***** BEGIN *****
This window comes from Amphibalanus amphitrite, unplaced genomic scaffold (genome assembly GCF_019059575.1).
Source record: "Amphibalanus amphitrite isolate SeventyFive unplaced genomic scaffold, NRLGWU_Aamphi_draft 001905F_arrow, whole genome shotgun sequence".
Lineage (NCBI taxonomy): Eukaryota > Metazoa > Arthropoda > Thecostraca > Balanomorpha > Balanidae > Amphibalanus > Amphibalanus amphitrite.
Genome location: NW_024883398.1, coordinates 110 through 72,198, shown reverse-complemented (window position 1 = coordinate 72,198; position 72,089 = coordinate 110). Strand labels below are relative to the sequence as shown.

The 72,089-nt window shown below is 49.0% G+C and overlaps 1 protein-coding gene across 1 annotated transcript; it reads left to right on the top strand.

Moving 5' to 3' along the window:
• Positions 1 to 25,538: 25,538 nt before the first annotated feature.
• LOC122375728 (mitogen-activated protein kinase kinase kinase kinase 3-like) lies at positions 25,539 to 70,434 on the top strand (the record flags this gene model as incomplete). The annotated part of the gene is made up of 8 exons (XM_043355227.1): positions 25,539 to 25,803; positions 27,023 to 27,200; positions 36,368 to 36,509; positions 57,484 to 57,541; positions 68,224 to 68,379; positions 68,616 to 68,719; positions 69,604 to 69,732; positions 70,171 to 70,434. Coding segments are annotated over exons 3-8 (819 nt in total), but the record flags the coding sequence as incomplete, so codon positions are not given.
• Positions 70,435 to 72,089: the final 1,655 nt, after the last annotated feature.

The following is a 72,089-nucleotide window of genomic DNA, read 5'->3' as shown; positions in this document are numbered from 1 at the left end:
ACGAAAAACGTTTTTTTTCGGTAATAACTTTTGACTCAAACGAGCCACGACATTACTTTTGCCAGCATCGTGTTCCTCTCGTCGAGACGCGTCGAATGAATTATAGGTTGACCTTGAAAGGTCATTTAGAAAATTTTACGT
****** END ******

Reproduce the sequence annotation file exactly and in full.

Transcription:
This window comes from Amphibalanus amphitrite, unplaced genomic scaffold (genome assembly GCF_019059575.1).
Source record: "Amphibalanus amphitrite isolate SeventyFive unplaced genomic scaffold, NRLGWU_Aamphi_draft 001905F_arrow, whole genome shotgun sequence".
Lineage (NCBI taxonomy): Eukaryota > Metazoa > Arthropoda > Thecostraca > Balanomorpha > Balanidae > Amphibalanus > Amphibalanus amphitrite.
Genome location: NW_024883398.1, coordinates 110 through 72,198, shown reverse-complemented (window position 1 = coordinate 72,198; position 72,089 = coordinate 110). Strand labels below are relative to the sequence as shown.

The 72,089-nt window shown below is 49.0% G+C and overlaps 1 protein-coding gene across 1 annotated transcript; it reads left to right on the top strand.

Moving 5' to 3' along the window:
• Positions 1 to 25,538: 25,538 nt before the first annotated feature.
• LOC122375728 (mitogen-activated protein kinase kinase kinase kinase 3-like) lies at positions 25,539 to 70,434 on the top strand (the record flags this gene model as incomplete). The annotated part of the gene is made up of 8 exons (XM_043355227.1): positions 25,539 to 25,803; positions 27,023 to 27,200; positions 36,368 to 36,509; positions 57,484 to 57,541; positions 68,224 to 68,379; positions 68,616 to 68,719; positions 69,604 to 69,732; positions 70,171 to 70,434. Coding segments are annotated over exons 3-8 (819 nt in total), but the record flags the coding sequence as incomplete, so codon positions are not given.
• Positions 70,435 to 72,089: the final 1,655 nt, after the last annotated feature.

The following is a 72,089-nucleotide window of genomic DNA, read 5'->3' as shown; positions in this document are numbered from 1 at the left end:
ACGAAAAACGTTTTTTTTCGGTAATAACTTTTGACTCAAACGAGCCACGACATTACTTTTGCCAGCATCGTGTTCCTCTCGTCGAGACGCGTCGAATGAATTATAGGTTGACCTTGAAAGGTCATTTAGAAAATTTTACGT